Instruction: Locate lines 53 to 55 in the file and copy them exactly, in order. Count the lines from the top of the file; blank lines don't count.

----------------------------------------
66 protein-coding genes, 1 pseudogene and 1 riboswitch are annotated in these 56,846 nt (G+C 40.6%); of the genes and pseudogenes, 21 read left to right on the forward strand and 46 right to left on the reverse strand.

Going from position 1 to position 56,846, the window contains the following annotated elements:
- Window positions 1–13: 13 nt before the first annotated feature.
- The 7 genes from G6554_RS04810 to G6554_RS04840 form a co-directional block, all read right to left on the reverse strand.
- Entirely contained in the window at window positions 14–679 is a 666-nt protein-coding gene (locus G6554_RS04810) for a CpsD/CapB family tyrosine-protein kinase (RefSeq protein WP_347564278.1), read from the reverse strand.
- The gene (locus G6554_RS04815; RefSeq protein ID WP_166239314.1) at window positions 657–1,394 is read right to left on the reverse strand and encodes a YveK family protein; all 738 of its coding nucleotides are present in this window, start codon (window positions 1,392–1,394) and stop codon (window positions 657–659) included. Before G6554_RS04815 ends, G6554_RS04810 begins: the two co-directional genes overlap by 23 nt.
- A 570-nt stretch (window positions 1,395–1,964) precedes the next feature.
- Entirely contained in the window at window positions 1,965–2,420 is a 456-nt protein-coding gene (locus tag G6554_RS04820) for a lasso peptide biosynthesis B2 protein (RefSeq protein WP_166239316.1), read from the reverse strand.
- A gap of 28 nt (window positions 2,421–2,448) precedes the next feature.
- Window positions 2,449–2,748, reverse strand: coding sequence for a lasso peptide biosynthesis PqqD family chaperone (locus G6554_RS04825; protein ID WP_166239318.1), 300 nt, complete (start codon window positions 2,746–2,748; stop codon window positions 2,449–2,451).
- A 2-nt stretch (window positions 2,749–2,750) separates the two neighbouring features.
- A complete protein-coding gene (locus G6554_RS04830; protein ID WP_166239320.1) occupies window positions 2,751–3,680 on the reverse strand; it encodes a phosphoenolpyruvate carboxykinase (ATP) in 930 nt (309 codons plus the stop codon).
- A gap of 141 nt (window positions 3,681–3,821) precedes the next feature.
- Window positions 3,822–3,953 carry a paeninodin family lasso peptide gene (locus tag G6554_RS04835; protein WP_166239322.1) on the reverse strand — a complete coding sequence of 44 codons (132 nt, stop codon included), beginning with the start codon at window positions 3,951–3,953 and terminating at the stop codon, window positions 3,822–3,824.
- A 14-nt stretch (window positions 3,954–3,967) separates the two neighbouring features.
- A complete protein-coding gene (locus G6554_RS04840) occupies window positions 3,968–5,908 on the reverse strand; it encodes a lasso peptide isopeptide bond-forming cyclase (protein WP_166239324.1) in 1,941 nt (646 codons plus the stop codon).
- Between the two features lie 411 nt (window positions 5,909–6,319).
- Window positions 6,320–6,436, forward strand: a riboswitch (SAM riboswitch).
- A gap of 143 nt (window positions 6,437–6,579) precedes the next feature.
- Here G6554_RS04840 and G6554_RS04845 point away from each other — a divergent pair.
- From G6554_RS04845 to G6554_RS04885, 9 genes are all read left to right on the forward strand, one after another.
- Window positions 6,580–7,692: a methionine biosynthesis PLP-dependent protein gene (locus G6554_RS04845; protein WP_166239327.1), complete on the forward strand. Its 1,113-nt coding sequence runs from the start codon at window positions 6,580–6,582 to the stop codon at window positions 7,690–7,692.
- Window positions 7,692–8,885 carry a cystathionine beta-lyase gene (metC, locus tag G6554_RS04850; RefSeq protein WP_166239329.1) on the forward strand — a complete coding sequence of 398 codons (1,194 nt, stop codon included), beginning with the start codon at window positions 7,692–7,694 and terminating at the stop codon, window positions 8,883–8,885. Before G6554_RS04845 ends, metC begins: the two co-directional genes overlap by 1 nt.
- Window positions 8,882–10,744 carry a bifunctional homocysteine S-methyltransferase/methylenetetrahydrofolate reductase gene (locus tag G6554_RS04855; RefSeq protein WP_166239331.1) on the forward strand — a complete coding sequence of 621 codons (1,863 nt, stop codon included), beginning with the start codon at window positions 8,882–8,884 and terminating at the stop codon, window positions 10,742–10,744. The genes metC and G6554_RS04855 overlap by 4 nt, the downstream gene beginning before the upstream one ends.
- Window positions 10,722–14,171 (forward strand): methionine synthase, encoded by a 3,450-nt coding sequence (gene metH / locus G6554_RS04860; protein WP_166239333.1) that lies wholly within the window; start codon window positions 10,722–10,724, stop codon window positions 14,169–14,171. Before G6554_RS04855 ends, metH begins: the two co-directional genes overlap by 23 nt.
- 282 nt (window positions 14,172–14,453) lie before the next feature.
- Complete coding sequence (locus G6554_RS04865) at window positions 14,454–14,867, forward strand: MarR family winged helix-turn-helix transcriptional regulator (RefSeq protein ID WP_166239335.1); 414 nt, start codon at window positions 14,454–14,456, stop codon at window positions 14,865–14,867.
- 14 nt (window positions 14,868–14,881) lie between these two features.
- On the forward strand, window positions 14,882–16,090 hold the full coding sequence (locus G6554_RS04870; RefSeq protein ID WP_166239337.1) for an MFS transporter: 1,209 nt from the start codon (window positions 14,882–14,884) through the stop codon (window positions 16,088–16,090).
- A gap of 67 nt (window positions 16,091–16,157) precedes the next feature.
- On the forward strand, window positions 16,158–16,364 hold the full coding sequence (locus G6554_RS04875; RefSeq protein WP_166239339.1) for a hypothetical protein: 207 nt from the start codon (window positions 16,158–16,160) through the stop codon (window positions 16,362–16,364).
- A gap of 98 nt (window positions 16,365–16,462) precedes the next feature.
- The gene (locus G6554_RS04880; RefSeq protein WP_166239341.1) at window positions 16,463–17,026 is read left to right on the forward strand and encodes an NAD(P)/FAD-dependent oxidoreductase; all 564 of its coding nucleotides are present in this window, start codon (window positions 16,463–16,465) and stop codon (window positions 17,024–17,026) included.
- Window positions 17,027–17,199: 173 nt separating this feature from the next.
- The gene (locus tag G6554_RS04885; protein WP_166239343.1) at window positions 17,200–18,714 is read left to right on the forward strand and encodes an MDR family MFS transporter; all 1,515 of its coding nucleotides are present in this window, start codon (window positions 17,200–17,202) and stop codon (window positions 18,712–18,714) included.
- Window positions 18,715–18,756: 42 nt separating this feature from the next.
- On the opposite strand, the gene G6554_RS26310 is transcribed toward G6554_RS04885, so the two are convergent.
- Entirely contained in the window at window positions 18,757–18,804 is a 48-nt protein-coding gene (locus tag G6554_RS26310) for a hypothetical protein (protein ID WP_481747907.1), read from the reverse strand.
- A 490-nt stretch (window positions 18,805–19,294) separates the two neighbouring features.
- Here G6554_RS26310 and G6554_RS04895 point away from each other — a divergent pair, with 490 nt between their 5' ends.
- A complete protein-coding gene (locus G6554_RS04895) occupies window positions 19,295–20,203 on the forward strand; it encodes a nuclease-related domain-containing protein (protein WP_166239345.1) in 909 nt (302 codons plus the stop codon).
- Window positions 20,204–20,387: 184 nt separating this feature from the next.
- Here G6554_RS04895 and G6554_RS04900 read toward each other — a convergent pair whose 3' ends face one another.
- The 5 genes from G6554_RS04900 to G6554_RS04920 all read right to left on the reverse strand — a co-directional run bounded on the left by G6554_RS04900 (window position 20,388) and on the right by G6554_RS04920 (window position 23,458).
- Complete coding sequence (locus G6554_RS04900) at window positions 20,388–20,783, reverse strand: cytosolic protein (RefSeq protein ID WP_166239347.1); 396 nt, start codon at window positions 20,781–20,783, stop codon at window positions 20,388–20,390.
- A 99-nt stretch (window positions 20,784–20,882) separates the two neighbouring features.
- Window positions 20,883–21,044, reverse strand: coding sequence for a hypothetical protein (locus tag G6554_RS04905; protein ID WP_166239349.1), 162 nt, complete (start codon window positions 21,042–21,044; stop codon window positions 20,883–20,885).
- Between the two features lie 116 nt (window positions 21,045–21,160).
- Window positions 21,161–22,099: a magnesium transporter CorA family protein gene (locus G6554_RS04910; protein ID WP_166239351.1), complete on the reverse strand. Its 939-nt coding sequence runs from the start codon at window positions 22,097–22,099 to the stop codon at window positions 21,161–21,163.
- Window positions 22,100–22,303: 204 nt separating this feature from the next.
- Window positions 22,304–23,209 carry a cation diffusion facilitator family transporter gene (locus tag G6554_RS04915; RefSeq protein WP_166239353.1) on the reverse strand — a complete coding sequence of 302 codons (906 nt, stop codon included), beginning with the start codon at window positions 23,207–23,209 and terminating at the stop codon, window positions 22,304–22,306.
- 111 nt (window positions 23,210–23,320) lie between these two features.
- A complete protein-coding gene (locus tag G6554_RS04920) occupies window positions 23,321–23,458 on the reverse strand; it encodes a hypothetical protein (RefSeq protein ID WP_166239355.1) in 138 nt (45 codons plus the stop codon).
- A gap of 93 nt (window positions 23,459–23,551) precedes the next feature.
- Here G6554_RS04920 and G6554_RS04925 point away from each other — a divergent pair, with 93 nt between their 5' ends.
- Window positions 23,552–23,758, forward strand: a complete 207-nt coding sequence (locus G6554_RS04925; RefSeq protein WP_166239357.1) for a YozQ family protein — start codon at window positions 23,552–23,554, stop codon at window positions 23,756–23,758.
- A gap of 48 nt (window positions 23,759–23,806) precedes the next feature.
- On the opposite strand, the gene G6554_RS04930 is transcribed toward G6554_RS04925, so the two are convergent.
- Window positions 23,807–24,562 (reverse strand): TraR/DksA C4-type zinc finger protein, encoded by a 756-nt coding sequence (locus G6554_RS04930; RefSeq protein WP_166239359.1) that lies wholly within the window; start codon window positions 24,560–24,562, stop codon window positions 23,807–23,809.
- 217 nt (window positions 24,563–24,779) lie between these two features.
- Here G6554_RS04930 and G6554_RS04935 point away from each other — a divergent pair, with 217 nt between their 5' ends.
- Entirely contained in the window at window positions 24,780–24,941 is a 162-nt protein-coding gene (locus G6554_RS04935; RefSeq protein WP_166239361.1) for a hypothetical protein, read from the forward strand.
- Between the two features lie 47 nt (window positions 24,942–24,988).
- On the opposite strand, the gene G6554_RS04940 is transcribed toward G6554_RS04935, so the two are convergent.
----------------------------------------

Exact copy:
- A complete protein-coding gene (locus tag G6554_RS04920) occupies window positions 23,321–23,458 on the reverse strand; it encodes a hypothetical protein (RefSeq protein ID WP_166239355.1) in 138 nt (45 codons plus the stop codon).
- A gap of 93 nt (window positions 23,459–23,551) precedes the next feature.
- Here G6554_RS04920 and G6554_RS04925 point away from each other — a divergent pair, with 93 nt between their 5' ends.